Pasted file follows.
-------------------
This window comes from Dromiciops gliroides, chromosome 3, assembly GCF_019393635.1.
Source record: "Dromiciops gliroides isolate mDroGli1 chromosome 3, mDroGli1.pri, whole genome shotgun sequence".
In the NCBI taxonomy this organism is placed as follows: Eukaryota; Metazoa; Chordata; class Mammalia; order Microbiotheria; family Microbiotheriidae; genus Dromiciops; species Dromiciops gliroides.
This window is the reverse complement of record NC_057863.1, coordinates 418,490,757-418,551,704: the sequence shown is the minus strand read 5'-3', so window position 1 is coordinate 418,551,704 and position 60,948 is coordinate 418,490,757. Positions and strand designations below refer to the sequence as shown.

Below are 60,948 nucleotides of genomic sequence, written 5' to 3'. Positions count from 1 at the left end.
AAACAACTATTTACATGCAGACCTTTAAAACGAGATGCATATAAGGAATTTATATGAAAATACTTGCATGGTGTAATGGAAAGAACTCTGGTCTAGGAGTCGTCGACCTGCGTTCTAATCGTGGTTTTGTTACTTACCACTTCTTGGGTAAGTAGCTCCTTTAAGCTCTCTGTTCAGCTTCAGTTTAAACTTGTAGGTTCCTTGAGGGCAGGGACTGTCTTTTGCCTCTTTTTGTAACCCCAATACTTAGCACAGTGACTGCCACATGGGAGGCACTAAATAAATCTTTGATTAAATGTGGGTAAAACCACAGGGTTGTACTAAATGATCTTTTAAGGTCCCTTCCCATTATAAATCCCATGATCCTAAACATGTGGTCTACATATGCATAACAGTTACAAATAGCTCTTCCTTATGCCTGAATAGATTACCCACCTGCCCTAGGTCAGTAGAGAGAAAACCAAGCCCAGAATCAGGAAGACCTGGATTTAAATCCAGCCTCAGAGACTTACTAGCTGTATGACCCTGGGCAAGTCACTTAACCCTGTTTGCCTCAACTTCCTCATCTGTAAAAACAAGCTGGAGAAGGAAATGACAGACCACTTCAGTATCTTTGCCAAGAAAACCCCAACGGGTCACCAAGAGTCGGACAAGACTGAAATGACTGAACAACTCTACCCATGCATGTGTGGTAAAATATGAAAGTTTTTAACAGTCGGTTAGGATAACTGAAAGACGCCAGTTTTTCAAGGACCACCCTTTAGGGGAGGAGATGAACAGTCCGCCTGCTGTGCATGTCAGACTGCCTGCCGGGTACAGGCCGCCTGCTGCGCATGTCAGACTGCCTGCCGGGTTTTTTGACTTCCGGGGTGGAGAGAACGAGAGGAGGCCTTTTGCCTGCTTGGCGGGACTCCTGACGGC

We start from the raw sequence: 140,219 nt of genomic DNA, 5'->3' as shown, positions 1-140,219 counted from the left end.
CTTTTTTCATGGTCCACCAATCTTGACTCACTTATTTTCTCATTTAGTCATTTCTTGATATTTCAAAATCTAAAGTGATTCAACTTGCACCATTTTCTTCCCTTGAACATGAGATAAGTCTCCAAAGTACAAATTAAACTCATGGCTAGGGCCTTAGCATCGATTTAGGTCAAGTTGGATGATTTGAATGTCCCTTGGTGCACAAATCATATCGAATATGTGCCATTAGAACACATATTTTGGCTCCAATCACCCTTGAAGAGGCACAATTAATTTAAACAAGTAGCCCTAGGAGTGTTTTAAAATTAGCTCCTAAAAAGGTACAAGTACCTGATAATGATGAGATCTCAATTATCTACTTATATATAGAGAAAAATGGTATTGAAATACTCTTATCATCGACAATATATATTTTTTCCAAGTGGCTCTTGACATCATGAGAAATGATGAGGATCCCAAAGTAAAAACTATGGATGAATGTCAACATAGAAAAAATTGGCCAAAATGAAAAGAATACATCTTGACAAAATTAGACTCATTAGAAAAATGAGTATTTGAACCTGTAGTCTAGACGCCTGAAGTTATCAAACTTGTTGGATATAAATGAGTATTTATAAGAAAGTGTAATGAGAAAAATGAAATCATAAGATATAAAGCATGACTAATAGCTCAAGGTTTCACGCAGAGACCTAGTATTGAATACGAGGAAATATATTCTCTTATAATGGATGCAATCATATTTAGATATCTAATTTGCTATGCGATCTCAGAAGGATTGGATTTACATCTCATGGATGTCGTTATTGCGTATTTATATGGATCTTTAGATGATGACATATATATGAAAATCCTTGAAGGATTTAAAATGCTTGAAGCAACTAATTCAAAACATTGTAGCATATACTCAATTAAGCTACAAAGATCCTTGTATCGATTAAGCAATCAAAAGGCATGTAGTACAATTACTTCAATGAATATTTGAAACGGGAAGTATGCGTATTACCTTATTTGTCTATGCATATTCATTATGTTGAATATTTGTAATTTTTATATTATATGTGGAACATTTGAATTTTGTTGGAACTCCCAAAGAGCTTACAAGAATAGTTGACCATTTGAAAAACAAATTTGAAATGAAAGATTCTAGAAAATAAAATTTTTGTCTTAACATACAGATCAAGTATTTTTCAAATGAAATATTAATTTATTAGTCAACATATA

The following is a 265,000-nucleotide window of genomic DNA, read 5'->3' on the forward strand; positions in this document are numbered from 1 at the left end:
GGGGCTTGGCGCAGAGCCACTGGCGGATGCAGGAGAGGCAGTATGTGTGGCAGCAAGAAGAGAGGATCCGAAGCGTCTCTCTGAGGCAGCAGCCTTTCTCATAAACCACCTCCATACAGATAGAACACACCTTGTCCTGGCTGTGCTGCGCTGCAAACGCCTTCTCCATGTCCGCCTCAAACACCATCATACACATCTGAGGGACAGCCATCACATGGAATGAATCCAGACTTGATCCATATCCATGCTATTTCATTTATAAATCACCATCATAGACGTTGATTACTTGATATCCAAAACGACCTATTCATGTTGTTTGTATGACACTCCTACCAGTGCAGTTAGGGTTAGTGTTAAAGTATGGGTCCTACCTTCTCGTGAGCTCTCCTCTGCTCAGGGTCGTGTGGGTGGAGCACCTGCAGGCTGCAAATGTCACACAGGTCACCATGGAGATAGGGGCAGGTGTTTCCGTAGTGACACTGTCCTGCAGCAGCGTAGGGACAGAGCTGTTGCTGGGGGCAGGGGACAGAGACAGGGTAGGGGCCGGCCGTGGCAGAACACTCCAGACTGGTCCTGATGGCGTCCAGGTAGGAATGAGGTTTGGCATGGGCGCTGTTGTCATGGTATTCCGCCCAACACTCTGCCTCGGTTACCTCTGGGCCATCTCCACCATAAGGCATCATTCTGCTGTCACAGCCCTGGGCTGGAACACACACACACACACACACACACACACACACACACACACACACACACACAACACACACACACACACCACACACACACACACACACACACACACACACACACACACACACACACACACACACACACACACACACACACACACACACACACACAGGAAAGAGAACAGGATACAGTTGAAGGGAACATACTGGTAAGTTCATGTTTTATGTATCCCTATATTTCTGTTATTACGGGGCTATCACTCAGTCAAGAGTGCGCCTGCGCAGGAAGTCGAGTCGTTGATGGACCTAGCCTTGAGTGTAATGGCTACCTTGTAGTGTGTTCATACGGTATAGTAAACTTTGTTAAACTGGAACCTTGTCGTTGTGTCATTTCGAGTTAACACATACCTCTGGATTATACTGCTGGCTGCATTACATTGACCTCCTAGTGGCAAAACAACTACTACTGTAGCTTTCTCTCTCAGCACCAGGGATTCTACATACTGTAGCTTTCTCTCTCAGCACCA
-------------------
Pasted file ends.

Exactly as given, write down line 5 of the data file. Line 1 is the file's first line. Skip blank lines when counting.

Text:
Below are 60,948 nucleotides of genomic sequence, written 5' to 3'. Positions count from 1 at the left end.